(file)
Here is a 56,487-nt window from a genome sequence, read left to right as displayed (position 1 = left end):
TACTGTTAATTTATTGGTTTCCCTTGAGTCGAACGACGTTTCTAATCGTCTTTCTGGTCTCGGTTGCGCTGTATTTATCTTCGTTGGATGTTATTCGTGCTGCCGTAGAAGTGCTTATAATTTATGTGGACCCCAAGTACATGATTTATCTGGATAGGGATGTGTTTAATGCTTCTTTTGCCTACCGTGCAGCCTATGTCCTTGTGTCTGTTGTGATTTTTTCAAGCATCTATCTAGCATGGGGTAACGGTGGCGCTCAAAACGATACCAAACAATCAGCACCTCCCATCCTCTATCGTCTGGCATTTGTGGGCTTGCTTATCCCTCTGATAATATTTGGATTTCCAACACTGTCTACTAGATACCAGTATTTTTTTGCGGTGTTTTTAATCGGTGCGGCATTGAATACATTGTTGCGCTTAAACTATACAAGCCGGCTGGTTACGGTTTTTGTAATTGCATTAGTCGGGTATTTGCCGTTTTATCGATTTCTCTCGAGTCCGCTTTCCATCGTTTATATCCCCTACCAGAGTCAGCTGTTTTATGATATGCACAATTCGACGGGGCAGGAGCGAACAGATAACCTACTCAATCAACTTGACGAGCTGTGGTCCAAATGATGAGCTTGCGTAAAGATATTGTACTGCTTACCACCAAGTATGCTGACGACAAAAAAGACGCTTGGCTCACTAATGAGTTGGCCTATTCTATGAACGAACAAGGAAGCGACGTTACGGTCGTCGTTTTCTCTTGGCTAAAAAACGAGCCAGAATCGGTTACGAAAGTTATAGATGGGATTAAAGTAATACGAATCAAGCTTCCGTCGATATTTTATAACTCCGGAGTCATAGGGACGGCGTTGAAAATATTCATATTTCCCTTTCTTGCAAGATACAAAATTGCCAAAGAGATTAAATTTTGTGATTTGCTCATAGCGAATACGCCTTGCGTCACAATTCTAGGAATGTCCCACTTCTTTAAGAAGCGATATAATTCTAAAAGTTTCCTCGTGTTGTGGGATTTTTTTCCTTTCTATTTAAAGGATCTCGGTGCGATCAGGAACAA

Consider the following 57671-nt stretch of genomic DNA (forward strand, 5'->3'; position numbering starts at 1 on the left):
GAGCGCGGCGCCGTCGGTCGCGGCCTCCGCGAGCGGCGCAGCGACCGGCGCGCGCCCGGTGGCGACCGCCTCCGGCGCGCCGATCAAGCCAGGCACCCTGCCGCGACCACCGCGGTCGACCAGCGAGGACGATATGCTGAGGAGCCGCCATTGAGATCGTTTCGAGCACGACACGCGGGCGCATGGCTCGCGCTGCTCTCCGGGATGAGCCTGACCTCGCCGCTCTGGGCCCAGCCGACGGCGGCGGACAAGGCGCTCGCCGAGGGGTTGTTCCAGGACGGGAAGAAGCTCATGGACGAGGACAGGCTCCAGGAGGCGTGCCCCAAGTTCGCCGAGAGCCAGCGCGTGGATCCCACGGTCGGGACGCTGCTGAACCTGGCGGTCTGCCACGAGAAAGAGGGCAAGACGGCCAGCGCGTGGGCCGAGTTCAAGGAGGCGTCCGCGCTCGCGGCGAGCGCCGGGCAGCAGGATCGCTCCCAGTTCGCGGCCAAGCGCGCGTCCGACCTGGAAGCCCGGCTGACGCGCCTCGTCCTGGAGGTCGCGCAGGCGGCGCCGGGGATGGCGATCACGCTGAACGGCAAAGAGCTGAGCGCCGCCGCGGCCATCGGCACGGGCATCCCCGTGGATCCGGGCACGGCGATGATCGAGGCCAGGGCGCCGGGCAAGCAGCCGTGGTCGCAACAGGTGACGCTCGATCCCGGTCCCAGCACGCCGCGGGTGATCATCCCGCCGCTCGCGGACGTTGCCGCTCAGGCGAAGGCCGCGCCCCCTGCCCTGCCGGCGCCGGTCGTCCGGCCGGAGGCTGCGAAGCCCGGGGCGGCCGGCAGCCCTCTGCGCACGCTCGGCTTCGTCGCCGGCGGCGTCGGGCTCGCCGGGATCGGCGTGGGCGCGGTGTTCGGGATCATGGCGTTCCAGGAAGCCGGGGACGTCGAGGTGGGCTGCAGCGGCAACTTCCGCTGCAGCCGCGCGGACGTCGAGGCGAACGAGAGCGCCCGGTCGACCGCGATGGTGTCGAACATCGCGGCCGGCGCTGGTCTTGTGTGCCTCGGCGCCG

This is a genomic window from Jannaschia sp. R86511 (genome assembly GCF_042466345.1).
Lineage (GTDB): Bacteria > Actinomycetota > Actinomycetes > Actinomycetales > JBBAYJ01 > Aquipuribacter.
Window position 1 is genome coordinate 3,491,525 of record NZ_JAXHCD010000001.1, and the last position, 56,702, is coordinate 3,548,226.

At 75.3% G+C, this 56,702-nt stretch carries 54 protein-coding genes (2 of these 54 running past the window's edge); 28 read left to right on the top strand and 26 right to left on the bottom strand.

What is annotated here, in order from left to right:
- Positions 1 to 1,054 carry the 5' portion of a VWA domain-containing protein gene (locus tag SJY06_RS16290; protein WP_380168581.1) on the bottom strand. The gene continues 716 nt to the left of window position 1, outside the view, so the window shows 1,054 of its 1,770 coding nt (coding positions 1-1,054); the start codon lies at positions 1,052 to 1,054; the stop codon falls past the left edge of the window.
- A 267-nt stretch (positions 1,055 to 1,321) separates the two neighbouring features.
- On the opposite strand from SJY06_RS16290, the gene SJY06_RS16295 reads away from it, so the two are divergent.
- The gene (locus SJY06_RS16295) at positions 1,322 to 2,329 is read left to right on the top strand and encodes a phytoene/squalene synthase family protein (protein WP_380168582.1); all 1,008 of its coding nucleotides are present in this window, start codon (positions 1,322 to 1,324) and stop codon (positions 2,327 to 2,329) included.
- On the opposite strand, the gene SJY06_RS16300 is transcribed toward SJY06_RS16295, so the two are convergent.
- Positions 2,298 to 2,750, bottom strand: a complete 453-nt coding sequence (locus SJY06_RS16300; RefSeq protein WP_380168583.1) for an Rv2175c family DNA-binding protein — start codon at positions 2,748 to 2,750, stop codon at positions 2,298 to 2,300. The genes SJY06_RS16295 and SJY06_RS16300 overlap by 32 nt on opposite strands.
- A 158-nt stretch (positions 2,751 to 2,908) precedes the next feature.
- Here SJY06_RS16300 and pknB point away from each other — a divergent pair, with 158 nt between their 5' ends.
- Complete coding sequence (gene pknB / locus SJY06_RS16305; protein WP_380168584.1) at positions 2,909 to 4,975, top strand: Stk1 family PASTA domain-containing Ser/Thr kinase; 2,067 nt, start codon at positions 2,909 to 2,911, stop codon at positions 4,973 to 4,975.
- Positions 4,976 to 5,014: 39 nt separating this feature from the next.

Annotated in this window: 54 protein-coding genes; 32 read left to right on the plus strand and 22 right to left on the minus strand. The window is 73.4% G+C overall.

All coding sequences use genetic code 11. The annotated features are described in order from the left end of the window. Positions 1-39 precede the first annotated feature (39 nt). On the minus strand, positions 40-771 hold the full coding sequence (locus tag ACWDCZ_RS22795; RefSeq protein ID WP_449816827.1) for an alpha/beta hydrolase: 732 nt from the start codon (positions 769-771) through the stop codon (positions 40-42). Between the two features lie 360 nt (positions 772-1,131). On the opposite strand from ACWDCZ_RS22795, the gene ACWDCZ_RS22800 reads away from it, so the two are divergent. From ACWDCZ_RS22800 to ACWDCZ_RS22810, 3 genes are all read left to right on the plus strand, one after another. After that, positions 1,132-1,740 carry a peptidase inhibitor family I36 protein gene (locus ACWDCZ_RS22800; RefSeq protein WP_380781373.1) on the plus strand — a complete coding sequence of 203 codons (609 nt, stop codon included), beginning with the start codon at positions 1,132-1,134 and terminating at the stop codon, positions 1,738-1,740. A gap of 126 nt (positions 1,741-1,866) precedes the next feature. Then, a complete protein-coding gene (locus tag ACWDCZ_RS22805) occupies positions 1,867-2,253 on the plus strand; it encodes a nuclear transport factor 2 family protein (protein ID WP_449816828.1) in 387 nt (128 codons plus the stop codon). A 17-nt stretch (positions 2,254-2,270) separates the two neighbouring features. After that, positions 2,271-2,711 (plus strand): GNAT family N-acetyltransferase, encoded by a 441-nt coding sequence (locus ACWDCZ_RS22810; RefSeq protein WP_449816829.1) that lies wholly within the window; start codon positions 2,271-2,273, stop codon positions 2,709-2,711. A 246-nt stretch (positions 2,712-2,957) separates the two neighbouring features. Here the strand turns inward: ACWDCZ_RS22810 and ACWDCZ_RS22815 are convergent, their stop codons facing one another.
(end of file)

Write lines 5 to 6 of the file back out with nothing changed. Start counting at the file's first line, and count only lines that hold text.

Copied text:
This is a genomic window from Jannaschia sp. R86511 (genome assembly GCF_042466345.1).
Lineage (GTDB): Bacteria > Actinomycetota > Actinomycetes > Actinomycetales > JBBAYJ01 > Aquipuribacter.